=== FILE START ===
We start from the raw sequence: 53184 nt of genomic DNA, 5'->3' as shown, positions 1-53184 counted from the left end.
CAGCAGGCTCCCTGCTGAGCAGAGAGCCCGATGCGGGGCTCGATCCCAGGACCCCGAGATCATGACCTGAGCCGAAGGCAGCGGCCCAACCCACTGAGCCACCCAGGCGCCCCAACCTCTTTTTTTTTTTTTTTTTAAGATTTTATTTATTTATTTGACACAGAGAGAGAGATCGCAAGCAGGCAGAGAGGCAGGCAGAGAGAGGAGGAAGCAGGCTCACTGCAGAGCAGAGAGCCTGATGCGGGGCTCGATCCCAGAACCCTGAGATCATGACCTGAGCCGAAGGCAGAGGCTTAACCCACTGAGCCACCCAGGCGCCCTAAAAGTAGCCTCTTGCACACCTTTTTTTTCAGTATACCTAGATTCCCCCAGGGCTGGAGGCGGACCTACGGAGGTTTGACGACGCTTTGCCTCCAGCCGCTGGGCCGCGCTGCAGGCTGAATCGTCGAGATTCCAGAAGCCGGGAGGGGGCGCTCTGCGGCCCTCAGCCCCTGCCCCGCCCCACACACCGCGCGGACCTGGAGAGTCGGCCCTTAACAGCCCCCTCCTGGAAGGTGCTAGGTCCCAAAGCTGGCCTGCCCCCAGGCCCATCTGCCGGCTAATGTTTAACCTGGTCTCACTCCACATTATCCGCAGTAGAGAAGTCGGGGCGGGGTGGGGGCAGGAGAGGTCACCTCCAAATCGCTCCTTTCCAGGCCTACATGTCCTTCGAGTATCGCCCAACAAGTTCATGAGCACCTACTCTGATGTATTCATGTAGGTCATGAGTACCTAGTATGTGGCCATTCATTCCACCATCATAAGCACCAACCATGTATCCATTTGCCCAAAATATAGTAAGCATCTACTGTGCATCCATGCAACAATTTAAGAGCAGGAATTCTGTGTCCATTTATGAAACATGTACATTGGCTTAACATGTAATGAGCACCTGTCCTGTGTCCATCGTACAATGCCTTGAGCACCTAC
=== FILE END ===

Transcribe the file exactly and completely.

We start from the raw sequence: 53184 nt of genomic DNA, 5'->3' as shown, positions 1-53184 counted from the left end.
CAGCAGGCTCCCTGCTGAGCAGAGAGCCCGATGCGGGGCTCGATCCCAGGACCCCGAGATCATGACCTGAGCCGAAGGCAGCGGCCCAACCCACTGAGCCACCCAGGCGCCCCAACCTCTTTTTTTTTTTTTTTTTAAGATTTTATTTATTTATTTGACACAGAGAGAGAGATCGCAAGCAGGCAGAGAGGCAGGCAGAGAGAGGAGGAAGCAGGCTCACTGCAGAGCAGAGAGCCTGATGCGGGGCTCGATCCCAGAACCCTGAGATCATGACCTGAGCCGAAGGCAGAGGCTTAACCCACTGAGCCACCCAGGCGCCCTAAAAGTAGCCTCTTGCACACCTTTTTTTTCAGTATACCTAGATTCCCCCAGGGCTGGAGGCGGACCTACGGAGGTTTGACGACGCTTTGCCTCCAGCCGCTGGGCCGCGCTGCAGGCTGAATCGTCGAGATTCCAGAAGCCGGGAGGGGGCGCTCTGCGGCCCTCAGCCCCTGCCCCGCCCCACACACCGCGCGGACCTGGAGAGTCGGCCCTTAACAGCCCCCTCCTGGAAGGTGCTAGGTCCCAAAGCTGGCCTGCCCCCAGGCCCATCTGCCGGCTAATGTTTAACCTGGTCTCACTCCACATTATCCGCAGTAGAGAAGTCGGGGCGGGGTGGGGGCAGGAGAGGTCACCTCCAAATCGCTCCTTTCCAGGCCTACATGTCCTTCGAGTATCGCCCAACAAGTTCATGAGCACCTACTCTGATGTATTCATGTAGGTCATGAGTACCTAGTATGTGGCCATTCATTCCACCATCATAAGCACCAACCATGTATCCATTTGCCCAAAATATAGTAAGCATCTACTGTGCATCCATGCAACAATTTAAGAGCAGGAATTCTGTGTCCATTTATGAAACATGTACATTGGCTTAACATGTAATGAGCACCTGTCCTGTGTCCATCGTACAATGCCTTGAGCACCTAC